The United States of America turned 240 this Fourth of July and in that relatively short time as a nation, America has played a pivotal role in shaping the world. Depending on who you ask, its influence has been called either a bastion of hope or a plague upon this Earth. What’s undeniable, however, is that America’s Independence signaled a turning point in history. According to Wikipedia’s sortable list of Sovereign States by Date of Formation, there were roughly 50 countries (as we know them today) in existence before July 4, 1776; to name a few, Iran dates back to 3,200 BC, Japan, 450 AD and Russia, 860. Throughout those early 3,000 to 4,000 years of civilization, those 50 countries were in various states of rule, power and conflict in their respective parts of the world. All of this occurred well before the “New World” was “discovered.”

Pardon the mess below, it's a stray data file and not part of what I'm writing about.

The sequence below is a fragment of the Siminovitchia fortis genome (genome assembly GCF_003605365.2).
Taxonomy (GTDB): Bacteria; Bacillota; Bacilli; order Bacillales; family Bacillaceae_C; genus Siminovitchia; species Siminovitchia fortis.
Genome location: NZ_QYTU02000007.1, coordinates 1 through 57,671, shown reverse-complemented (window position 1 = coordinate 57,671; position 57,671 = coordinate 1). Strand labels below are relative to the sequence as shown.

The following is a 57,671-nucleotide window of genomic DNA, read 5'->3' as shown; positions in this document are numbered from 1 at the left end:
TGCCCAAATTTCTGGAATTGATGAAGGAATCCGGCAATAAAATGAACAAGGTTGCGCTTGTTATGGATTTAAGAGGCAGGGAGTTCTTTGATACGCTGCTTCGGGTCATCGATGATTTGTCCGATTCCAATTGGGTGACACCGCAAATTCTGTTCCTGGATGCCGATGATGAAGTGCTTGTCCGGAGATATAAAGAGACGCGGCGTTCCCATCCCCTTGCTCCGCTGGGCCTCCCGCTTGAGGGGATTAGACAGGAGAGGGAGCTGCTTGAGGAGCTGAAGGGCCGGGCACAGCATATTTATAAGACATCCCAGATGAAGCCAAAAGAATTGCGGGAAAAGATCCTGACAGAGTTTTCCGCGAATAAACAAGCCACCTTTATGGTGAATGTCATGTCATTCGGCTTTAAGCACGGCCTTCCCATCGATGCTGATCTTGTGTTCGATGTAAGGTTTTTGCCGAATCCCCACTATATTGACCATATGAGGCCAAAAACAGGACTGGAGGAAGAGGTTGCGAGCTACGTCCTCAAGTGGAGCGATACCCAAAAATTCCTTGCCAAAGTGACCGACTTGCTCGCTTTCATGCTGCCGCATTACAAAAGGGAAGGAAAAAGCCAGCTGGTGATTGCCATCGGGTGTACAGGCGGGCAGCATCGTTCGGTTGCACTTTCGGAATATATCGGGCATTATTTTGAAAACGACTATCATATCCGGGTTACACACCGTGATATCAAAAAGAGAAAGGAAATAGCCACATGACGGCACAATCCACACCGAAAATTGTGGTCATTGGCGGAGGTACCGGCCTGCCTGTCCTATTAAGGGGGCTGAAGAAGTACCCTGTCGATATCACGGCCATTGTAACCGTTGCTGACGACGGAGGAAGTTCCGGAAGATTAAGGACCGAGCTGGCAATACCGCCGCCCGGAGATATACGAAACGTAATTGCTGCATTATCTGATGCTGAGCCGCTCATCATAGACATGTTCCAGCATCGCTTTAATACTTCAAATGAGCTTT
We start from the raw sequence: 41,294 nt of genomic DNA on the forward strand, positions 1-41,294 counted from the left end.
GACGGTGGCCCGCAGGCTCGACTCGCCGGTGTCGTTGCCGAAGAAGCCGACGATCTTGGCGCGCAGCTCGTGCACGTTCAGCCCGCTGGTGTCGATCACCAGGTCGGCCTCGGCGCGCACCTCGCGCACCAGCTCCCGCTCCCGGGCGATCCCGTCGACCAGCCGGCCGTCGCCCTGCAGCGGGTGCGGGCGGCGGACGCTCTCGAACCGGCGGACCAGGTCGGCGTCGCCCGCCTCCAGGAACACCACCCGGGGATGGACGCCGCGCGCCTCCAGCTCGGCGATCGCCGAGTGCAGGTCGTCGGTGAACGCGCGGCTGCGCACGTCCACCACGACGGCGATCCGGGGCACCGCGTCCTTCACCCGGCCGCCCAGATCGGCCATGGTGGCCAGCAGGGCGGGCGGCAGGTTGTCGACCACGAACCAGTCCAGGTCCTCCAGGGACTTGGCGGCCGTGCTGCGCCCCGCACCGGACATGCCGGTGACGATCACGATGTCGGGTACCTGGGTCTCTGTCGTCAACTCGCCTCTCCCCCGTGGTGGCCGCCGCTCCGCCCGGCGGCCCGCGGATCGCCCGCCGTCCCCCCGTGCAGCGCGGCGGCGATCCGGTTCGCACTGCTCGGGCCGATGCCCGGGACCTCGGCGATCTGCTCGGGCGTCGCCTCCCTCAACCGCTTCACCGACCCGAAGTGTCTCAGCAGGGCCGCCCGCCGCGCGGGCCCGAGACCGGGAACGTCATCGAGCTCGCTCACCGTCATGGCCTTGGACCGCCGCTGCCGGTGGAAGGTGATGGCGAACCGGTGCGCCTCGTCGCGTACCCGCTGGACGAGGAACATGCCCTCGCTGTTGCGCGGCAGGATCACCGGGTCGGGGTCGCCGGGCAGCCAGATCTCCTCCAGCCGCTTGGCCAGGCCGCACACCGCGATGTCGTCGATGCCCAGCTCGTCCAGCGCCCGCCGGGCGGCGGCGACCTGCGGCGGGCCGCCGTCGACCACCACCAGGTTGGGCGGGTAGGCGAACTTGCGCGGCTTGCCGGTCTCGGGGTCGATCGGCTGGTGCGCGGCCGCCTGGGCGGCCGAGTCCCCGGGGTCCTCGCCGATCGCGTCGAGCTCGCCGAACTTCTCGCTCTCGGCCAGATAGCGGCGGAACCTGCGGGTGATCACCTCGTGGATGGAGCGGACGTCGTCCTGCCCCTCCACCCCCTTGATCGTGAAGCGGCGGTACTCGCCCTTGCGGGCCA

In the 240 years before America declared its independence from the United Kingdom, a nation with roots dating back to the sixth century, there was a total of about five newly established countries: the Netherlands in 1581, Bhutan in 1634 and Afghanistan, Saudi Arabi and Nepal in the 1700s. In the 240 years since America declared its independence, the number of countries in the world has nearly tripled. Many of these new nations followed America’s lead and brushed away the hand of one of those original 50 colonizing countries. America helped when it could and sometimes when it should not have. But the ideals of freedom and liberty, laid out by America’s Founding Fathers, were considered such fundamental rights, that wars were fought within and without to preserve these virtues throughout the past two centuries. America, similar to every other country in the world, has made missteps along its journey, and it still continues to do so. What should not be ignored is the pliability of America’s basic principles and the progress it has made, and continues to make, in such a comparatively short amount of time in a rapidly evolving world.